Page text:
LAS VEGAS—At least 80 percent of all commercial software products will include elements of open-source code by 2010, according to Mark Driver, vice president of research at Gartner.
In his opening keynote at the third annual Gartner Open Source Summit here Sept. 19, titled “The Gartner Open Source Scenario for 2007: The risks and rewards for mainstream IT,” Driver said the research firm believes “open source is defined by the license, period. Almost all of our customers are scrambling to create an open-source policy, as almost none of them have one as yet.”
The days of “skunk works,” or secret open-source software adoptions, are over, and open-source software now has to be managed in tandem with existing enterprise software asset management strategies, he said.
“It also changes the rules of the game, but does not introduce an entirely new game. Corporate rules of engagement policy needs to be established for open-source software, which clearly cannot be ignored anymore,” Driver said.
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According to Driver, open-source software is now in its third wave, which is a phase of leverage as it is really good enough to use, provides alternatives throughout the stack, and is becoming far more pragmatic than idealistic. “Open source is not being hijacked; it is evolving along with the rest of the software industry,” he said.
This leveraged third phase followed the first wave, which revolved around emotion, interest and indifference, and the second phase, which was one of realism, he said.
Driver also addressed the controversial issue of fragmentation head-on, saying that it was not a bad thing or a weakness of open source, but rather one of its brutal realities. The biology of open source is that of natural selection, where weaker competing variations are weeded out, while specialization is encouraged so that variations can co-exist, he said.
“Fragmentation, or the threat of fragmentation, is a feature of open source, not a threat. It keeps the industry competitive, as vendors know that if they screw up and do not meet the needs of their users, they will be weeded out and replaced,” he said.
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Open source also does not guarantee a higher quality of code or better total cost of ownership than proprietary or internally developed software, Driver said. “If you think it will, you will be sorely disappointed, as that is not always the case. Some open software is better, and some is not,” he said.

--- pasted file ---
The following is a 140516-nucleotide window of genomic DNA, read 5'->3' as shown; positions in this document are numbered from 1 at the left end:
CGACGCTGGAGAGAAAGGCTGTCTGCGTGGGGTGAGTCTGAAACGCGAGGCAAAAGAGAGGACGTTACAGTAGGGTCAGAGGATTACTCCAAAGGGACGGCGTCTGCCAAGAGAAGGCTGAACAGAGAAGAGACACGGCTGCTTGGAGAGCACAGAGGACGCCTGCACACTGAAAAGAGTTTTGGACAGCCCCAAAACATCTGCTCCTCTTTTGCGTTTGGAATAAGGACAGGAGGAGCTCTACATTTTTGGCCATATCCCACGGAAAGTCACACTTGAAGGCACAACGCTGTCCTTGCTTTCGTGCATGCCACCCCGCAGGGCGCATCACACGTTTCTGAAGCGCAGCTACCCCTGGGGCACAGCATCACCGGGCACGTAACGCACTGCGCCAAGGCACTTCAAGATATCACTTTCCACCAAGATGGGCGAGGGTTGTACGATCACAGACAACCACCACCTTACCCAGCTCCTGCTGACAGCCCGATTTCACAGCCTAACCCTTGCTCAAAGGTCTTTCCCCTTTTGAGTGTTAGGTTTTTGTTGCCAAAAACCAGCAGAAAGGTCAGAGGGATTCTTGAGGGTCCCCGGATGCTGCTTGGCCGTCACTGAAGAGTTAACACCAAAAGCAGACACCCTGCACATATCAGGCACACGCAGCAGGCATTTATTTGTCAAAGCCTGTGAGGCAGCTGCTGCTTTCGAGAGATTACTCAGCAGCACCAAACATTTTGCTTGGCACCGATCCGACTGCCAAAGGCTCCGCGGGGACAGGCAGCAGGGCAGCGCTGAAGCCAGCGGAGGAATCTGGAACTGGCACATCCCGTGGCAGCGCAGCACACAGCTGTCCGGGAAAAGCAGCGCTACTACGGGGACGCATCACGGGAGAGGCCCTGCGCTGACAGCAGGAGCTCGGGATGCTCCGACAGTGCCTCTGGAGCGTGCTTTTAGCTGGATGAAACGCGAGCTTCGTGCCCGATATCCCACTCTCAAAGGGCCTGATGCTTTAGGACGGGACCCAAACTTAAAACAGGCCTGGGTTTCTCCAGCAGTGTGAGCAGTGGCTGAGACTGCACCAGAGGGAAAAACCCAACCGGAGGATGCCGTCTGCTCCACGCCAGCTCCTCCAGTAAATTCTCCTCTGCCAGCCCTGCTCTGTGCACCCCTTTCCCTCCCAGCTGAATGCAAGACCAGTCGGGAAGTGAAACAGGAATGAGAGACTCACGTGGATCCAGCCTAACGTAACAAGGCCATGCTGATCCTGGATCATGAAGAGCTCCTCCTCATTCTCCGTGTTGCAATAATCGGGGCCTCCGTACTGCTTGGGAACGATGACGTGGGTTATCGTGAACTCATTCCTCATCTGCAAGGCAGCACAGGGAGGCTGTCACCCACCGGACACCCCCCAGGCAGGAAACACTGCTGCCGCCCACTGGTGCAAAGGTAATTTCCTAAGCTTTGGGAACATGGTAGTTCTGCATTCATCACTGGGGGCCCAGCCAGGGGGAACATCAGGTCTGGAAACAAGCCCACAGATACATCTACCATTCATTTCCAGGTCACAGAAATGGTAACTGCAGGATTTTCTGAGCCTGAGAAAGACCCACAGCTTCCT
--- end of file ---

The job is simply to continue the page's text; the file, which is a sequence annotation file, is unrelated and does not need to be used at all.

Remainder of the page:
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Open source is also now mainstream, with people no longer using Linux and open-source software on the fringe, but for real applications, Driver said. He noted that the percentage of open-source software deployed across both non-mission-critical and mission-critical instances nearly equaled the deployment split between proprietary software and that developed internally.
With regard to the future, Driver said there would be a number of changing adoption patterns through 2012, by which time the primary adoption drivers would become cost and risk, with flexibility and independence being secondary, whereas the reverse has been the case for open-source adoption in 2007.
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He also suggested that the open-source software community would expand and divide, and there were two possible scenarios for how this would play out by 2011: Community goals could remain close enough that a single model was retained, or the goals would diverge, resulting in two models emerging with minimum overlap.
“Which way it will go, I do not know. There will be change, which has already happened and continues to take place, but the end result of all that change is not clear as yet,” Driver said.
With regard to why a company like IBM, which has poured billions of dollars into the development of its own Unix-based AIX operating system, loved Linux, Driver said the primary reason was that it hurt two of its largest competitors: Sun and Microsoft. “While Sun has changed its direction and focus of late, IBM likes Linux these days because it hurts Microsoft,” he said.
Open source would also affect every software market rather than just creating its own, Driver said, adding that a new type of software was emerging, known as “gated-source” software, which was neither purely open source nor proprietary.
He also said there are four factors that should drive customer open-source software decisions: whether it does what they need it to, whether the project is mature enough to provide an acceptable risk/reward strategy, what the users technology adoption profile is, and how the open product will be deployed, he said.
In conclusion, Driver said the pendulum was shifting, with users getting more leverage. “You need to establish a criteria for evaluating open-source software products as well as procedures to adopt and maintain them. Open source is not a niche play or a fad; it is in the mainstream and here to stay,” he said.
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